Sat, Aug 11, 2018 - Page 7 News List

Firefighters race to put out arson fire in California


Resident Moe Blythe, left, on Thursday wears a makeshift mask to protect himself from smoke as he watches the Holy Fire burn near homes in Corona, California. The fire continued to grow amid a heat wave and had burned 4,142 hectares while remaining just 5 percent contained.

Photo: AFP

Aircraft turned hillsides red with retardant as homeowners wet their houses with garden hoses in a battle to contain an arson wildfire that prompted evacuation orders for more than 20,000 people south of Los Angeles.

California Governor Jerry Brown on Thursday night declared a state of emergency for Orange and Riverside counties as a four-day-old fire carved its way along ridges and hillsides of the Cleveland National Forest.

Brown’s proclamation said that thousands of homes were threatened by the fire in the foothills above Lake Elsinore and nearby communities, and ordered state agencies to help local governments.

Firefighters planned to work through the night to gain ground against the blaze before the expected return yesterday afternoon of blustery winds that might drive the flames to new ferocity.

A resident of Holy Jim Canyon in the forest was scheduled for a court hearing yesterday on charges that he deliberately set the fire.

Forrest Clark, 51, is charged with arson and other crimes and could face life in prison if convicted. It was not immediately known if he had a lawyer.

Holy Jim Volunteer Fire Department Chief Michael Milligan told the Orange County Register newspaper that Clark had a decade-long feud with neighbors and sent him threatening e-mails last week, including one that said, “this place will burn.”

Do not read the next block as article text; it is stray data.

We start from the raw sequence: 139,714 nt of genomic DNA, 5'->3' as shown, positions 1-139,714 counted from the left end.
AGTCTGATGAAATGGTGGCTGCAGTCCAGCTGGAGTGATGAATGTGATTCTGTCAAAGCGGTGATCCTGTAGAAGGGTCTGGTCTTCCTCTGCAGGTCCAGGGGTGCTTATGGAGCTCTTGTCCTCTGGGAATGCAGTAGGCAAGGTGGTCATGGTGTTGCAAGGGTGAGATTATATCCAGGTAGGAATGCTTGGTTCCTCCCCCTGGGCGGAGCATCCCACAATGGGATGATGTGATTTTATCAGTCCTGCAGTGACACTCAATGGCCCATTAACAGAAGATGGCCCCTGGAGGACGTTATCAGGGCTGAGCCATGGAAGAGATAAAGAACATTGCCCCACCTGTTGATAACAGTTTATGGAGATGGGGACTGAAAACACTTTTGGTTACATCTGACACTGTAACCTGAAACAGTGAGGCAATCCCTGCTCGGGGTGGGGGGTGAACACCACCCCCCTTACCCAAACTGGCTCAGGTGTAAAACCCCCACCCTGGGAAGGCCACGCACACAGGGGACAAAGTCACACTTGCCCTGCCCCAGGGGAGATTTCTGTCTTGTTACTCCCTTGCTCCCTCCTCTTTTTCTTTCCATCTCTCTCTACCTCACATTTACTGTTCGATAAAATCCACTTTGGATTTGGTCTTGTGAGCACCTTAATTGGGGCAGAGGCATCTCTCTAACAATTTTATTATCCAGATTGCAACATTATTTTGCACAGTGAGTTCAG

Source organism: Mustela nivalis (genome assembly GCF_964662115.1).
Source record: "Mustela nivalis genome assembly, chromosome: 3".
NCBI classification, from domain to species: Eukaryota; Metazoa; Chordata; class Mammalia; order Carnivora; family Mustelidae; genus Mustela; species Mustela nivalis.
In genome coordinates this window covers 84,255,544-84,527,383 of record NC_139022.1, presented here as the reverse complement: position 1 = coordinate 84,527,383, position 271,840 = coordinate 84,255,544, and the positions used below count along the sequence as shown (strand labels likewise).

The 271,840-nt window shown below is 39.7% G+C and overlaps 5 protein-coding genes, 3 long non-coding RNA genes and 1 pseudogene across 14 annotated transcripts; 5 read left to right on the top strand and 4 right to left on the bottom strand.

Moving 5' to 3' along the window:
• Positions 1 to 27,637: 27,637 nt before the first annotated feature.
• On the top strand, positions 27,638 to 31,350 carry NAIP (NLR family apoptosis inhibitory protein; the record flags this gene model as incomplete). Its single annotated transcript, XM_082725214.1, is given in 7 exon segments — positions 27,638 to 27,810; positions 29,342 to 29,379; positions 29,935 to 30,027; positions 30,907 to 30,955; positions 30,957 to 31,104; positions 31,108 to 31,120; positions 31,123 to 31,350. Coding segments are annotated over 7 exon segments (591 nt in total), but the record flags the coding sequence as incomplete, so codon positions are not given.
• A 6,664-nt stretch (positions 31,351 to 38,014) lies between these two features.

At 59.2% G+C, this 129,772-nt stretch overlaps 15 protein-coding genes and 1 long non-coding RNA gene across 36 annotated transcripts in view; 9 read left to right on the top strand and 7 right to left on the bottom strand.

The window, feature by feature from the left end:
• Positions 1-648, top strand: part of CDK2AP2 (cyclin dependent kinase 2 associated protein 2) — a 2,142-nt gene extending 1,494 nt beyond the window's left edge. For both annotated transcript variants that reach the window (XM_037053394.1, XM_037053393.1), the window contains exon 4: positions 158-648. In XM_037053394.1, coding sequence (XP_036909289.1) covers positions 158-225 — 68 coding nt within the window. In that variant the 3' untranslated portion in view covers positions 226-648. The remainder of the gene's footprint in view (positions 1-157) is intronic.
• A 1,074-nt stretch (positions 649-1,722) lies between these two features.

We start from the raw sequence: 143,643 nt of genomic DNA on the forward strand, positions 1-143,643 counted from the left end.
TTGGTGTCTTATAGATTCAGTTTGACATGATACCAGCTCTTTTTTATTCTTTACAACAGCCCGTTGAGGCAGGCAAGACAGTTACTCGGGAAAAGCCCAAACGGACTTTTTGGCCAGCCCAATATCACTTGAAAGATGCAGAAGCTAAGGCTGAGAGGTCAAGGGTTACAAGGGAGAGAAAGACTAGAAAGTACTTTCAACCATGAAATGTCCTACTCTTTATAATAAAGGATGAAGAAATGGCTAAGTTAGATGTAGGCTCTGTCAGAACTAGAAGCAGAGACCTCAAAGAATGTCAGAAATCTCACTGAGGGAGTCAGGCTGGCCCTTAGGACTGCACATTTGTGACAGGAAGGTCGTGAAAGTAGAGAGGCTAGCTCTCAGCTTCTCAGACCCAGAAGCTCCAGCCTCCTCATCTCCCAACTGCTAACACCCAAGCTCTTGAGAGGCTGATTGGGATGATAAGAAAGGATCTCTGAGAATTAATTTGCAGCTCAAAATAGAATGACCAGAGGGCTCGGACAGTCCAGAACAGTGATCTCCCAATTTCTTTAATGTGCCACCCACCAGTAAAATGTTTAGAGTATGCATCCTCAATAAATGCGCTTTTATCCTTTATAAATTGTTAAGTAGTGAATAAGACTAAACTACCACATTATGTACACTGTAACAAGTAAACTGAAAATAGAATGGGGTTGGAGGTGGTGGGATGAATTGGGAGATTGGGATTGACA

Ironically, his cabin was the only one in the canyon to survive the flames, the newspaper reported.

As flames raged closer to foothill homes on Thursday, some residents ignoring evacuation orders stood in driveways or on top of roofs and used garden hoses to wet down their property as smoke billowed around them.

Joe Rodriguez, 38, used a power washer on his patio in the McVicker Canyon Park neighborhood.

“Until this thing is barking at my door, I’m going to stick with it,” he told the San Bernardino Sun newspaper.

Firefighters fought a desperate battle as huge flames came within meters of some homes, feeding on dense, dry chaparral and propelled by 30kph gusts. They want to encircle the fire before it can devour neighborhoods and take lives, as gigantic fires still burning in northern California have done.

“Our main focus this afternoon was getting everyone out safely,” said Thanh Nguyen, a spokesman for the crews battling wat has been dubbed the Holy Fire.

Although the fire — named for the canyon where it started — destroyed a dozen cabins after breaking out on Monday, fire crews were able to prevent further losses, but the fire was still virtually uncontrolled as its growth nullified progress in corralling it.

Wind speeds and temperatures dropped as night fell, but gusty winds could pick up again yesterday afternoon, the US National Weather Service warned.

Meanwhile, two major wildfires — including one called the Mendocino Complex Fire, which is the largest in California history — were burning more than 160km north of Sacramento.

Crews turned a corner and achieved 51 percent containment of the Mendocino Complex — twin fires that are being fought together. The fire destroyed more than 100 homes and has blackened an area about the size of the city of Los Angeles.

In the Redding area, the year’s deadliest fire was nearly half surrounded and was burning into remote and rugged forest land, but grass, brush and trees there are so dry from years of drought and recent heat that the potential remained for the fire to grow, state fire officials said.

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